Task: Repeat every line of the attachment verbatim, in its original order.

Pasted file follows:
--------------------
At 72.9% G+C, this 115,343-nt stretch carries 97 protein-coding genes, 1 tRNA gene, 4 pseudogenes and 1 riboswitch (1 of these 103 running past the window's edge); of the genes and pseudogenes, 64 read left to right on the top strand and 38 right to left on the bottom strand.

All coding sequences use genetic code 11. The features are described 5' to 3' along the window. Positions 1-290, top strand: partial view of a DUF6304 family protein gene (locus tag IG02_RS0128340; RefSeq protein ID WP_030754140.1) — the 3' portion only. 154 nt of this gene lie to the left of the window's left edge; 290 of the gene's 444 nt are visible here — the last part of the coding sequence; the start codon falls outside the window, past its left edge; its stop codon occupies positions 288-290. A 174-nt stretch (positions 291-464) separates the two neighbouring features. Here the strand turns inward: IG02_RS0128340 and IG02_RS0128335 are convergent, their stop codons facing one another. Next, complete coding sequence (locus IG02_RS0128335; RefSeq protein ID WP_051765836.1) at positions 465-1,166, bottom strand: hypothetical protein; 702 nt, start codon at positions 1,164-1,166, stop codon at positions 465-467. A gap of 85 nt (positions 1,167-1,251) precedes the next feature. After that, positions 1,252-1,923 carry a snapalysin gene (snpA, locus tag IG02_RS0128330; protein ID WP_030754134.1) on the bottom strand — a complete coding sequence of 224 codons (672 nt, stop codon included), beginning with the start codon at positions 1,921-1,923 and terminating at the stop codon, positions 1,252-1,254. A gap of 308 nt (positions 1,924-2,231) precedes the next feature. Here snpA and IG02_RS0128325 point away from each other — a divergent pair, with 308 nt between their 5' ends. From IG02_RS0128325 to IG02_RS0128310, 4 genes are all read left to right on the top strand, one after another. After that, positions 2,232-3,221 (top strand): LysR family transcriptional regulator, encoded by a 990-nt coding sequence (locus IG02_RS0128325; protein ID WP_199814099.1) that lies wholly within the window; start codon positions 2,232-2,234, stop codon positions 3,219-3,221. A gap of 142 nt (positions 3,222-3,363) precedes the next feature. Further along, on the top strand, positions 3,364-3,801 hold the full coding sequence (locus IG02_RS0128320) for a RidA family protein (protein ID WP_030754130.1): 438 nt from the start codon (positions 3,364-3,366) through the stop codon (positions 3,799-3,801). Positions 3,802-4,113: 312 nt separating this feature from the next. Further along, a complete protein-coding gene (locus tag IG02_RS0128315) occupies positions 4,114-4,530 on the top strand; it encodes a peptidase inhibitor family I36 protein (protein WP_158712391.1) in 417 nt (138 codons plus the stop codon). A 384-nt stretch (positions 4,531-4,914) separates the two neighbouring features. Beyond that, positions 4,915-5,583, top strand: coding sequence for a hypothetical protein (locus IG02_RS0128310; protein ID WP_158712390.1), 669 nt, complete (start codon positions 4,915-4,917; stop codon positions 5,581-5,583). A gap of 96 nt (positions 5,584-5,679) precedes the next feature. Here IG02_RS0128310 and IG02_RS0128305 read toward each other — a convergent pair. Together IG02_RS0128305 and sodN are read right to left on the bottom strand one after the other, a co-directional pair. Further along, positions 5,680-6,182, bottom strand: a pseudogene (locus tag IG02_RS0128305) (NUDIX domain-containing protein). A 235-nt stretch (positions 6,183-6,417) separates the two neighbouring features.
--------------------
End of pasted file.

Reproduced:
At 72.9% G+C, this 115,343-nt stretch carries 97 protein-coding genes, 1 tRNA gene, 4 pseudogenes and 1 riboswitch (1 of these 103 running past the window's edge); of the genes and pseudogenes, 64 read left to right on the top strand and 38 right to left on the bottom strand.

All coding sequences use genetic code 11. The features are described 5' to 3' along the window. Positions 1-290, top strand: partial view of a DUF6304 family protein gene (locus tag IG02_RS0128340; RefSeq protein ID WP_030754140.1) — the 3' portion only. 154 nt of this gene lie to the left of the window's left edge; 290 of the gene's 444 nt are visible here — the last part of the coding sequence; the start codon falls outside the window, past its left edge; its stop codon occupies positions 288-290. A 174-nt stretch (positions 291-464) separates the two neighbouring features. Here the strand turns inward: IG02_RS0128340 and IG02_RS0128335 are convergent, their stop codons facing one another. Next, complete coding sequence (locus IG02_RS0128335; RefSeq protein ID WP_051765836.1) at positions 465-1,166, bottom strand: hypothetical protein; 702 nt, start codon at positions 1,164-1,166, stop codon at positions 465-467. A gap of 85 nt (positions 1,167-1,251) precedes the next feature. After that, positions 1,252-1,923 carry a snapalysin gene (snpA, locus tag IG02_RS0128330; protein ID WP_030754134.1) on the bottom strand — a complete coding sequence of 224 codons (672 nt, stop codon included), beginning with the start codon at positions 1,921-1,923 and terminating at the stop codon, positions 1,252-1,254. A gap of 308 nt (positions 1,924-2,231) precedes the next feature. Here snpA and IG02_RS0128325 point away from each other — a divergent pair, with 308 nt between their 5' ends. From IG02_RS0128325 to IG02_RS0128310, 4 genes are all read left to right on the top strand, one after another. After that, positions 2,232-3,221 (top strand): LysR family transcriptional regulator, encoded by a 990-nt coding sequence (locus IG02_RS0128325; protein ID WP_199814099.1) that lies wholly within the window; start codon positions 2,232-2,234, stop codon positions 3,219-3,221. A gap of 142 nt (positions 3,222-3,363) precedes the next feature. Further along, on the top strand, positions 3,364-3,801 hold the full coding sequence (locus IG02_RS0128320) for a RidA family protein (protein ID WP_030754130.1): 438 nt from the start codon (positions 3,364-3,366) through the stop codon (positions 3,799-3,801). Positions 3,802-4,113: 312 nt separating this feature from the next. Further along, a complete protein-coding gene (locus tag IG02_RS0128315) occupies positions 4,114-4,530 on the top strand; it encodes a peptidase inhibitor family I36 protein (protein WP_158712391.1) in 417 nt (138 codons plus the stop codon). A 384-nt stretch (positions 4,531-4,914) separates the two neighbouring features. Beyond that, positions 4,915-5,583, top strand: coding sequence for a hypothetical protein (locus IG02_RS0128310; protein ID WP_158712390.1), 669 nt, complete (start codon positions 4,915-4,917; stop codon positions 5,581-5,583). A gap of 96 nt (positions 5,584-5,679) precedes the next feature. Here IG02_RS0128310 and IG02_RS0128305 read toward each other — a convergent pair. Together IG02_RS0128305 and sodN are read right to left on the bottom strand one after the other, a co-directional pair. Further along, positions 5,680-6,182, bottom strand: a pseudogene (locus tag IG02_RS0128305) (NUDIX domain-containing protein). A 235-nt stretch (positions 6,183-6,417) separates the two neighbouring features.